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post #12 of 87 Old Nov 24th, 2014, 5:14 pm Thread Starter
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Re: Cylinder head and piston removal

Gentlemen,
Thanks for all the replies, suggestions, and offers.

Good news: no broken piston lands.

Your thoughts please:
Number one plug and exhaust valves a nice tan color.

Cylinders 2,3,4 varying degrees of more crud on spark plugs, pistons, and valve faces.

Cylinder walls look good, cross hatching still present on all cylinder walls. Maybe I didn't break this engine in well enough; maybe switched to synthetic engine oil too early? But, she didn't burn oil for 70,000 miles or more. I never had to add oil between changes at 6,000 miles. Seems like one day it just started using oil, and seems like it has gotten worse with time.

What other causes of burning oil are there that don't show up on a compression or leak-down test? Valve guides, seals?

Right now I'm thinking I'll take out the valves, check the valve stems for "wobble" in the guides (not sure what the specs for that might be). If the valves are okay in the quides, I'll lap 'em put in new seals and button it back up.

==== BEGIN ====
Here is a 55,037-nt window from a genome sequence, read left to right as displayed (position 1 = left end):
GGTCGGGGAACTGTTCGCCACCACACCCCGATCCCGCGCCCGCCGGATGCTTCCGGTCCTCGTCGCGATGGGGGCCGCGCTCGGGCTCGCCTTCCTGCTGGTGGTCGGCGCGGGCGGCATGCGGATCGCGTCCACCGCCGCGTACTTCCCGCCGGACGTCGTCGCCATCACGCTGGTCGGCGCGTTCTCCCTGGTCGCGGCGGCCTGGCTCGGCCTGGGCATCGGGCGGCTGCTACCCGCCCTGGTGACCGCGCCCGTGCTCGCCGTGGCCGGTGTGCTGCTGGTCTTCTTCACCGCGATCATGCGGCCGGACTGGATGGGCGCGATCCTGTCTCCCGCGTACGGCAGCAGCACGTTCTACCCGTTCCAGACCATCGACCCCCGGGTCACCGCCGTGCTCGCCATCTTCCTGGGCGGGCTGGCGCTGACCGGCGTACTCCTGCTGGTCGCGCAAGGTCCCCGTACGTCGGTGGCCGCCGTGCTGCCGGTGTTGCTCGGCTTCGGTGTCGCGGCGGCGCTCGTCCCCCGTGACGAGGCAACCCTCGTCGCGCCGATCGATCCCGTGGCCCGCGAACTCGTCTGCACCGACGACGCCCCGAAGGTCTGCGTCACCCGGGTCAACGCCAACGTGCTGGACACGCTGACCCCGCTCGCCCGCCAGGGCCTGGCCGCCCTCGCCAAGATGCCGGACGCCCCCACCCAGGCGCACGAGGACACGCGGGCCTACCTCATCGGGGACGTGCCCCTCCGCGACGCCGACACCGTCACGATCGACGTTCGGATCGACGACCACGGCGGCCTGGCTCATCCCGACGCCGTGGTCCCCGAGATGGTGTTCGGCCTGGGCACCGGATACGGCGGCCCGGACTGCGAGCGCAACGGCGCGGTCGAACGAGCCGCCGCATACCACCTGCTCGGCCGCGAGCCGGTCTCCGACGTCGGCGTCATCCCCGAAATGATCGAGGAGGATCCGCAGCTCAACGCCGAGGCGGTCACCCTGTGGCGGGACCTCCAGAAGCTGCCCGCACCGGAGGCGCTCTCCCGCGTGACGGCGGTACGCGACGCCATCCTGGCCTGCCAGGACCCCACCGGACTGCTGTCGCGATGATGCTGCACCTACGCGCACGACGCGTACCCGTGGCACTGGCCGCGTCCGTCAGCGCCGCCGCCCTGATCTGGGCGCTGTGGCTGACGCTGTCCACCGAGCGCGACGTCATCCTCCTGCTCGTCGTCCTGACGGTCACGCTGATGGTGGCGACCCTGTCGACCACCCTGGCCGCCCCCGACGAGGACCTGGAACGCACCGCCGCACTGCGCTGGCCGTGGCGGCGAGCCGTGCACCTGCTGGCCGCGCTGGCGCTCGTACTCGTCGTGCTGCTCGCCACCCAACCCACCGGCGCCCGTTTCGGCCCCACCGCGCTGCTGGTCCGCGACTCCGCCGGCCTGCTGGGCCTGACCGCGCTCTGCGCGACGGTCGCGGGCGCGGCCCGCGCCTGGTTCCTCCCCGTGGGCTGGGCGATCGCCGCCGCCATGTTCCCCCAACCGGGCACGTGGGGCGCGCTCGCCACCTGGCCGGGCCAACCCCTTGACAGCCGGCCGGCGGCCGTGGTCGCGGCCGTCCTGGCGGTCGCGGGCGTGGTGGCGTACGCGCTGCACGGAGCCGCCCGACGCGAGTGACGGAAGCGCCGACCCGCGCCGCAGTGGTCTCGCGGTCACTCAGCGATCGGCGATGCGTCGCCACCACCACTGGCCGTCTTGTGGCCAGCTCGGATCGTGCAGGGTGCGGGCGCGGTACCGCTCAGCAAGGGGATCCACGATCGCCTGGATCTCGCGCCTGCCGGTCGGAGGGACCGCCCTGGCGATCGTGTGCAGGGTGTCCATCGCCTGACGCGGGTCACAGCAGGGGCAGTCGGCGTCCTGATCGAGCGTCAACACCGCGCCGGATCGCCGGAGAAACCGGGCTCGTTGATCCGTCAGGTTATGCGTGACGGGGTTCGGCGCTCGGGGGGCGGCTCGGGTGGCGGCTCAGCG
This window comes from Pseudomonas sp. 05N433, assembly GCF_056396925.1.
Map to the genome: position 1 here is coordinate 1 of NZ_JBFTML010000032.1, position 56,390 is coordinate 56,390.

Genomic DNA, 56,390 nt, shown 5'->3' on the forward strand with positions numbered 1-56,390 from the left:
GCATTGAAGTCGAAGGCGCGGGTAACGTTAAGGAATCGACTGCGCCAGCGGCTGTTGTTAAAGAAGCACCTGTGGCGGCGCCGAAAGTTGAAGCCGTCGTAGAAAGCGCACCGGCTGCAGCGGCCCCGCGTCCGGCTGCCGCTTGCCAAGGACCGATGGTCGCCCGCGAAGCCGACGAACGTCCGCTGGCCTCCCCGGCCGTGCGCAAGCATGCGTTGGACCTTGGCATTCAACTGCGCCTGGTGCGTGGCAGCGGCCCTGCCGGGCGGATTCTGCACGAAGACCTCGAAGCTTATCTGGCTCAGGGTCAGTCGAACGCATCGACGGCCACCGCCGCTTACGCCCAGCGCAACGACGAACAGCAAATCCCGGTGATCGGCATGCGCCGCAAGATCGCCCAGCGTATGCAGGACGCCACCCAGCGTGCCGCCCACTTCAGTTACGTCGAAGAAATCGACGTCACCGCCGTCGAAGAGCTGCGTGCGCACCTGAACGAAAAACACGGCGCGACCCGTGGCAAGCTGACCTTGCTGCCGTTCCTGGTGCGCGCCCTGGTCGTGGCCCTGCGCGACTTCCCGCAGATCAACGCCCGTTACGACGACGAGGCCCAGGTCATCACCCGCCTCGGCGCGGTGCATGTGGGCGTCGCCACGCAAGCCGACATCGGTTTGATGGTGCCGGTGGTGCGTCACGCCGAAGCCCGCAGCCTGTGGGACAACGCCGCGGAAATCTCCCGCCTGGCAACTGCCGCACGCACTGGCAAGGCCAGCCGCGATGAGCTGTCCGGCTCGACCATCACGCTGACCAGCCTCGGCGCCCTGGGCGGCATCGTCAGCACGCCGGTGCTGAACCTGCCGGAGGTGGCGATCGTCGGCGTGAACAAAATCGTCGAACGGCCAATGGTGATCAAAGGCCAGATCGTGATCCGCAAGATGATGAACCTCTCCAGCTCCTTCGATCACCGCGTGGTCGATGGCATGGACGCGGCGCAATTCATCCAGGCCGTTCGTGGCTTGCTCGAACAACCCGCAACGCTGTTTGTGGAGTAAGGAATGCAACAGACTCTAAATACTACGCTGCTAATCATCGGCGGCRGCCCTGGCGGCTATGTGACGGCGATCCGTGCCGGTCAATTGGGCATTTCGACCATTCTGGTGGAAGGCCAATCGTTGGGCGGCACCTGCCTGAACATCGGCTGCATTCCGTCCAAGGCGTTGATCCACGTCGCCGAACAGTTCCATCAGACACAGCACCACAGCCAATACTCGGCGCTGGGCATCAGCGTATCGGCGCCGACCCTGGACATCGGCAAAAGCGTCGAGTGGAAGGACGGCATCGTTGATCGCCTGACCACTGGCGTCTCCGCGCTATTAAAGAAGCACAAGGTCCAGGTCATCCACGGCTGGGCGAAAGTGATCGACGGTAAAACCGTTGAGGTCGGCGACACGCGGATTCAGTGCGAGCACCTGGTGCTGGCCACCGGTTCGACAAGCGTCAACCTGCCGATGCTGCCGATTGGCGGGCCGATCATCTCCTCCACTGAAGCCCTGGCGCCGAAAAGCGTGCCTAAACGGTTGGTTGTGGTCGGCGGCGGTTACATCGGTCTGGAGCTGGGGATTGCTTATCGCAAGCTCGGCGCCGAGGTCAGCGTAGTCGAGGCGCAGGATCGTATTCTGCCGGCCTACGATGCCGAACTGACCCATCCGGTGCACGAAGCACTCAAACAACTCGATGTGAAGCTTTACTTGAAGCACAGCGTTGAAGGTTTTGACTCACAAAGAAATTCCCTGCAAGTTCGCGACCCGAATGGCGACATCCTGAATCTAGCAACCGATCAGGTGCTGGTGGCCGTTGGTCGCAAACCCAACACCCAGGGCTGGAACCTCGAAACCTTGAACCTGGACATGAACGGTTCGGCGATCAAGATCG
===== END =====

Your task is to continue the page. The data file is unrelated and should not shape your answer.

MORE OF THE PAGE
Any thoughts?

Thanks in advance.

Number 1:


In this view, Number 1 is on the right:


Number 1:


Number 4:


Number 4:
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post #13 of 87 Old Nov 24th, 2014, 5:22 pm Thread Starter
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Re: Cylinder head and piston removal

An interesting observation: The big end of the connecting rod are fabricated in a way I've not seen before. They apparently cast the connecting rod, mill out the big end for the bearings, and then break the big end so it can be bolted onto the crankshaft.

All the other connecting rods I've seen were cut/machined. But the mating surfaces of the big end of these connecting rods are clearly fractured. (It does help keep track of how things were oriented because there is a clear fit up of the parts).

Is that common nowadays?

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post #14 of 87 Old Nov 24th, 2014, 5:33 pm
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Re: Cylinder head and piston removal

I'm just curious. Did you put any of the rings back in and then mic the gap to see where you are there?
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post #15 of 87 Old Nov 24th, 2014, 5:55 pm Thread Starter
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Re: Cylinder head and piston removal

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I'm just curious. Did you put any of the rings back in and then mic the gap to see where you are there?
I have not removed the rings. Nor have I put a feel gauge between the rings and lands to check that gap if that's what you are referring to.
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post #16 of 87 Old Nov 24th, 2014, 6:11 pm